RCR 4 of 1950 provides that, because section 45 is not applicable to a marriage out of community of property and, because the proof of a marriage in community of property is not a requirement in other offices, Bloemfontein Deeds Office should cease from insisting on such proof. Reference is also made to regulation 49 of the Deeds Registries Act 47 of 1937 ("the Act"). Latter regulation also makes no provision that proof should be given of a marriage in community of property.
RCR 25 of 1966 deals with the question of whether proof should be given of a marriage in community of property, in order to qualify for exemption from half of stamp duty. Mention is made that there is no uniformity between the offices. The question arises as to whether this practice is correct, as the debtor is accountable for the full amount should he be married out of community of property. This practice should be inconsistent with regard to a section 45(1) application, where proof of the joint estate is not required. Therefore, RCR 4 of 1950 confirms that no proof is required.
RCR 8 of 1989 deals with the question of whether proof should be given of a marriage in community of property, where
- the surviving spouse has inherited immovable property, subject to a testamentary condition; and
- a usufruct in favour of the surviving spouse has been created in the deed of transfer.
Amendment Act on the Deeds Registry Act of 1966 No 11/1966 (Sections 5 and 6)
In terms of examiners notice, dated 10/9/1966 (Bloemfontein), it is pointed out that in the "old" section 45(1) and bis Act 47 of 1937, the vesting clause determined whether the mentioned sections could find application. Later, the practice was that a section 3(1)(v) endorsement could be affixed to the title to insert the name of the surviving spouse in the title (RCR 13 and 54 of 1994). In such a case, a section 45 application could subsequently be made. Consequently, these amendments had the effect that the vesting clause did not play a role anymore and that the property concerned was only an asset in the joint estate.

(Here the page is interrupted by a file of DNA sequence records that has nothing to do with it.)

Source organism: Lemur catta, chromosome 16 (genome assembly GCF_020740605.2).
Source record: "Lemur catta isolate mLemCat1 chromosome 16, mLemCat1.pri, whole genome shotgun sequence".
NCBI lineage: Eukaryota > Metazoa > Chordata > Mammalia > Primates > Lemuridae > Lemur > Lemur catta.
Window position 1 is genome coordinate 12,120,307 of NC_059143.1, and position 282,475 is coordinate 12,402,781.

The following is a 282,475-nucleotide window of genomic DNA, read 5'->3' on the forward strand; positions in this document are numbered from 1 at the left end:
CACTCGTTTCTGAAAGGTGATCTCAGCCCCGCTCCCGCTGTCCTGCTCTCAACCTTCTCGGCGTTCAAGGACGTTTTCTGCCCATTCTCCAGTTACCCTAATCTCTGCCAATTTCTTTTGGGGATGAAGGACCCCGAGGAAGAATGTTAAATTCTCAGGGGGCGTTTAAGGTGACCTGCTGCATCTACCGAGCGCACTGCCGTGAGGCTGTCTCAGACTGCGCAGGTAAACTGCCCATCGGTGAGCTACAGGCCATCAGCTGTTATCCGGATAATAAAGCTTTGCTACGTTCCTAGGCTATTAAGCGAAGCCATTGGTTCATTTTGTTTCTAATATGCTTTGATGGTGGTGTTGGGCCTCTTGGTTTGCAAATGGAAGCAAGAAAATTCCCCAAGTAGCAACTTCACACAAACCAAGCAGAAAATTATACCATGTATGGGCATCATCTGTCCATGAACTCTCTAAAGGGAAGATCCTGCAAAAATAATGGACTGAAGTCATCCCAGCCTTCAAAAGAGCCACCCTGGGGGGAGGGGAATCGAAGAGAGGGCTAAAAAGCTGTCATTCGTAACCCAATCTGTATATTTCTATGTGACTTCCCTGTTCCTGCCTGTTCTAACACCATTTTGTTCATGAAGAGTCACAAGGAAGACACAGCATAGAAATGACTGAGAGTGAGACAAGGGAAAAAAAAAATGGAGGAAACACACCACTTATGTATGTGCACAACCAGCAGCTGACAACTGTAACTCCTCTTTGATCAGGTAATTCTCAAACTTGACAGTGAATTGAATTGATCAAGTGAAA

Therefore the Bloemfontein Deeds Office requires that proof be given of the marriage in community of property by means of:
- a marriage certificate; and
- an affidavit, in which it is declared that the matrimonial property regime hasn't been amended since conclusion of the marriage (Section 21(1) Act 4/1984)
Section 17(4) of the Act is by no means compulsory. A further consequence is also that bonds can now be finalised in terms of Article 45(2)(c) of the Act, irrespective of who acted as the mortgagor, or not (RCR 18 and 54 of 1994).
The Law Manual (Chapter 4) confirms that, in certain cases, proof should be given of the marriage in community of property, as already mentioned in order to:
- determine whether the whole, or only a share of the property is subject to a testamentary condition, where the testamentary condition exists; and
- ascertain the amount payable in stamps, in case of a bond.
Regulation 44A(d)(i)(aa) provides that the preparer of a deed or document accepts responsibility for "the ... marital status of a natural person ... who is a party in a deed or document."
- Without proof of the marriage in community of property, proof should, indeed, be given of such a marriage - unless it is clearly evident from the title. Documents mentioned in points above are therefore still essential.
- Regulation 49 of the Act, should not be regarded as a complete list of essential documents.
- Regulation 44A covers the present status of the applicant in the application and not the marriage in community of property.
- With regard to the stamp duty on half a share - proof should be required, as it may hold financial implications prejudicial to the state, if the parties were not married in community of property.
- Section 4(1)(a) of the Act also stipulates that each Registrar is competent to exact proof by means of an affidavit, or by any other means, of any fact in connection with any matter that demands execution in his office.
Leave a comment: